Your new at-home core work out

Why train your core on the floor when daily life requires your core to be strong in an upright position?


Training your body to perform life’s daily activities makes good functional sense. My approach to core training has always been based on what I see and know to be true. People spend most of their waking hours upright whether it be sitting, standing or moving about. Therefore, we should train our core muscles in a functional way. 

Eighty five percent of working Canadians can expect to experience low back pain during their lifetime and with the growing rates of obesity and sedentary living the chances of developing low back pain continue to rise. Nowadays the new “COVID stay at home” reality may put you on the couch for an average of two additional hours of sitting a day. So core training becomes essential when it comes to training the human body for strength and function. 

To keep our bodies prepared and ready to respond to life’s daily demands of pushing, pulling, lifting, leaning, twisting, sitting and standing, the core muscles must be turned on, tuned up and trained in a coordinated way to perform these desired movements on demand.

While we often train muscles in isolation and move the body in a specific manner to do so, (such as the abdominals in performing an abdominal crunch), your brain does not think in single muscles. Instead it thinks and operates our movements in patterns that require several muscles to act in harmony so that our spine is stabilized as it moves.

Each activity requires this coordinated effort by all the core muscles— the abdominals in front, around the sides of your torso and deep within, the back extensors that run up and down the spine on the back of your body, along with a number of other “inner” and “outer” unit muscles. Together this group of muscles make up the core-corset.

Note: check with your health care professional before starting any fitness program, especially if you have been inactive for a while.


Start with gentle movements to warm up and finish with stretches at the end. Perform each exercise for 30 seconds on one side and repeat on the other side or alternate side to side for 60 seconds. It’s not how many repetitions you do, but how well you perform each repetition for a set amount of time under tension.  

Equipment—a resistance tube/band or towel, pair of dumbbells (3-5lbs) or 2 500ml water bottles



Stand feet hip-width apart with a resistance band across your lap with light-moderate tension (by pulling band out and down against your thighs). Pull shoulders down away from the ears, shoulder blades together with abdominals pulled in and braced (tension felt).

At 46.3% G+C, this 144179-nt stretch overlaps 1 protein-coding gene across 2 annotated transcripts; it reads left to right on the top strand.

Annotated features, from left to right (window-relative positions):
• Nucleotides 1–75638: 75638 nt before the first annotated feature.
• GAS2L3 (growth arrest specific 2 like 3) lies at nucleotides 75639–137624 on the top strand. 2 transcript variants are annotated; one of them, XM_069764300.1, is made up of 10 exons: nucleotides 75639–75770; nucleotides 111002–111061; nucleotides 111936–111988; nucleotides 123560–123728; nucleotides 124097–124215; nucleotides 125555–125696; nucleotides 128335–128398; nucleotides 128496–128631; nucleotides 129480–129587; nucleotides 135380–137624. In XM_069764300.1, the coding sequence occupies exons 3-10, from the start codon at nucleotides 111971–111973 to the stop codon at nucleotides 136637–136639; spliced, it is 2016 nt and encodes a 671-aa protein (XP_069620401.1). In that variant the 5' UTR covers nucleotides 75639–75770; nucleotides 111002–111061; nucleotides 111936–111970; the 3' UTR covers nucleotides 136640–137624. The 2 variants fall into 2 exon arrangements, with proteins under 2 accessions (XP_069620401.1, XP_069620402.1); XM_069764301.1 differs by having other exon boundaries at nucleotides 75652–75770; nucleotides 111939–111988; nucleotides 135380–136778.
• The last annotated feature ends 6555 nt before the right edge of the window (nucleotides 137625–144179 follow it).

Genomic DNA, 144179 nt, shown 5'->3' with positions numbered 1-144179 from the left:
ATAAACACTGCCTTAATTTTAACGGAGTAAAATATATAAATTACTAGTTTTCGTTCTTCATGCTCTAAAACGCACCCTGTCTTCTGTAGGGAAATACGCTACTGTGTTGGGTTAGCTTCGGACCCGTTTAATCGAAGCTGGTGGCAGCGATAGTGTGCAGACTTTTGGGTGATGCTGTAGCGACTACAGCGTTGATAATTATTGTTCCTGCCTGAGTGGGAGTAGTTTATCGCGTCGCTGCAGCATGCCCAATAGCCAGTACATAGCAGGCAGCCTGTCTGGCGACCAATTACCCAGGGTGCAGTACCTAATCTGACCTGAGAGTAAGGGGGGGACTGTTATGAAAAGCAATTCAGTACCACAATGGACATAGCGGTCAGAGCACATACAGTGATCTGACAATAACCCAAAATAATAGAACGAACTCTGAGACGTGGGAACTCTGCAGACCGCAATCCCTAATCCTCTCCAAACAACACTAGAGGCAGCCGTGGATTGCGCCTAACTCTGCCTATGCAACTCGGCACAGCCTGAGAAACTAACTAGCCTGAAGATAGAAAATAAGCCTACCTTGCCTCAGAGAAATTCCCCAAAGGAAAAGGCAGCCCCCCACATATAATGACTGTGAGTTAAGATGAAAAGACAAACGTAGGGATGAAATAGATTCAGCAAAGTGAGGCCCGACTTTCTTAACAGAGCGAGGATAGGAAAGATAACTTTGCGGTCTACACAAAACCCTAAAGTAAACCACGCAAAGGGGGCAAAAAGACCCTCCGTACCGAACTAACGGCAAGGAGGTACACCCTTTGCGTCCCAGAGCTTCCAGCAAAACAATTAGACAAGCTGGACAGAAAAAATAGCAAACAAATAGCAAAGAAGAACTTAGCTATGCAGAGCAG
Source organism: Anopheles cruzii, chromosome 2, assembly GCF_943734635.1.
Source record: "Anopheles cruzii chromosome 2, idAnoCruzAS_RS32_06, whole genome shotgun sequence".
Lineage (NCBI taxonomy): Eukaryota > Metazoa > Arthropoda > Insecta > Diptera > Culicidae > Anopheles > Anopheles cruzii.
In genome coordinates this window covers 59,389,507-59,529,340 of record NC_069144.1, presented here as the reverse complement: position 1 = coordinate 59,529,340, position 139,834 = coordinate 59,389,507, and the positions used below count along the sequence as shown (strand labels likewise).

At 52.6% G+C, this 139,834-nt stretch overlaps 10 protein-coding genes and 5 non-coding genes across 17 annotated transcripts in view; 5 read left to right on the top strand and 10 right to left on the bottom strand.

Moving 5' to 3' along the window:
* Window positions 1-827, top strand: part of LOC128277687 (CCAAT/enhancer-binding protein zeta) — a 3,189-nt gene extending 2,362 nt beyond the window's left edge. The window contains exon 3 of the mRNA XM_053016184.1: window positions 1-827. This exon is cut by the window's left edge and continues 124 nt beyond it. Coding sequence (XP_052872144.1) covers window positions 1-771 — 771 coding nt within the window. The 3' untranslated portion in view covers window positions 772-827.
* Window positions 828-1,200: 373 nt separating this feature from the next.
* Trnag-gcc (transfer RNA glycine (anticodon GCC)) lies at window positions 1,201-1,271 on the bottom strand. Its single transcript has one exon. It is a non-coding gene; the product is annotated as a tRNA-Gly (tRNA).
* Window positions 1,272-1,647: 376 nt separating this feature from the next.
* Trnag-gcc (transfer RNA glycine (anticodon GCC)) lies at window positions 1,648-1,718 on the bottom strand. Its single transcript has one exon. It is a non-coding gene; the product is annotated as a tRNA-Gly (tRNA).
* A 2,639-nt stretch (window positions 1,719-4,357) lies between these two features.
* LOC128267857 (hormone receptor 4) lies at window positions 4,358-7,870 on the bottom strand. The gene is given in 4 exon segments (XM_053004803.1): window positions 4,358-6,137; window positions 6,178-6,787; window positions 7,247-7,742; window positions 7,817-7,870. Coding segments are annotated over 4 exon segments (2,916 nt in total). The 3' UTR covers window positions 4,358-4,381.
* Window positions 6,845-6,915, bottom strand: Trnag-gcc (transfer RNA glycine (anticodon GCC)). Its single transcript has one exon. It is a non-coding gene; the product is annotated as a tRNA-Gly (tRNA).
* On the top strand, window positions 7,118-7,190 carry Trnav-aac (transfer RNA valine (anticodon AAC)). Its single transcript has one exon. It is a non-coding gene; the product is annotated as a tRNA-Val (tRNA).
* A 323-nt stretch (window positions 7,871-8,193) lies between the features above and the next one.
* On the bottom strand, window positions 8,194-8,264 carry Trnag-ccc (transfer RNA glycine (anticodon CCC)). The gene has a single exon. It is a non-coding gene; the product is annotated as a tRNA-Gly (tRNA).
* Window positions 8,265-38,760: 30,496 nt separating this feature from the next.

As you slide one foot back (with your leg extended straight) breathe in.

Lean forward at the hips while maintaining neutral spine (straight back) and with tension on the band (pulling it apart).

Progress by lifting the back leg off the ground, keeping it straight as you lift.

Intensity furthers by lifting your arms up, keeping tension on the band.

Pause and breathe in, lower back foot, then arms and return to start.

Repeat with other leg for 1 repetition. 

OPTION Lift either arms or the back leg (not both), use dumbbells instead.



Step your foot on the middle of a resistance band and hold both ends of the band in your hands.

Step the foot with the band back into a stride position (feet hip-width apart).

Anchor your hands at your hips with elbows back, chest lifted and abdominals braced.


Exhale and lunge forward (bend front knee).

Pushing your hands forward to extend arms out in front of your chest.

Pause and breathe in.

Slowly return to start position as you exhale.

Repeat as directed.

Switch sides and repeat.

OPTION Release one end of the band and place on the floor to reduce intensity.



In a wide squat position hold a dumbbell in each hand at shoulder level with both elbows bent.

Keep chest lifted and abdominals braced.


Lower one elbow down towards the hip as you bend sideways and exhale.

Simultaneously push the opposite dumbbell straight overhead, pause and inhale.

Return to start.

Repeat on other side for 1 repetition.



With feet hip-width apart, a dumbbell in each hand and both arms extended overhead with abdominals braced and chest lifted.


Simultaneously lift one knee up (to hip level) and lower the opposite elbow down and across to meet the knee (rotating from the center of your chest).

Pulling abdominals in to bend forward through the trunk.

Simultaneously, lower the knee (foot to ground) as you push the opposite dumbbell overhead.

Repeat on the opposite side for 1 repetition.

OPTION Bend your elbows and lower dumbbells just above shoulders and perform the exercise (less intensity).



In a wide squat position, hold a resistance band overhead and stretched out so that there is mild-moderate tension on the band at all times.

Keep your shoulders down, chest lifted and abdominals braced.


As you exhale, pull both arms down and across your body, twisting from the chest to perform a diagonal chop.

Pause at the bottom.

Inhale as you slowly return to start.

Repeat on the opposite side for 1 repetition.


  • Mo Hagan

    Maureen (Mo) Hagan is an award-winning fitness instructor and program director, the 2019 Canadian Fitness Industry Leader of the Year, and group fitness instructor with GoodLife Fitness. COO of canfitpro, Canada’s leading fitness education authority and the creator of Women Who Influence, she is a member of the board of the Women in Fitness Association.

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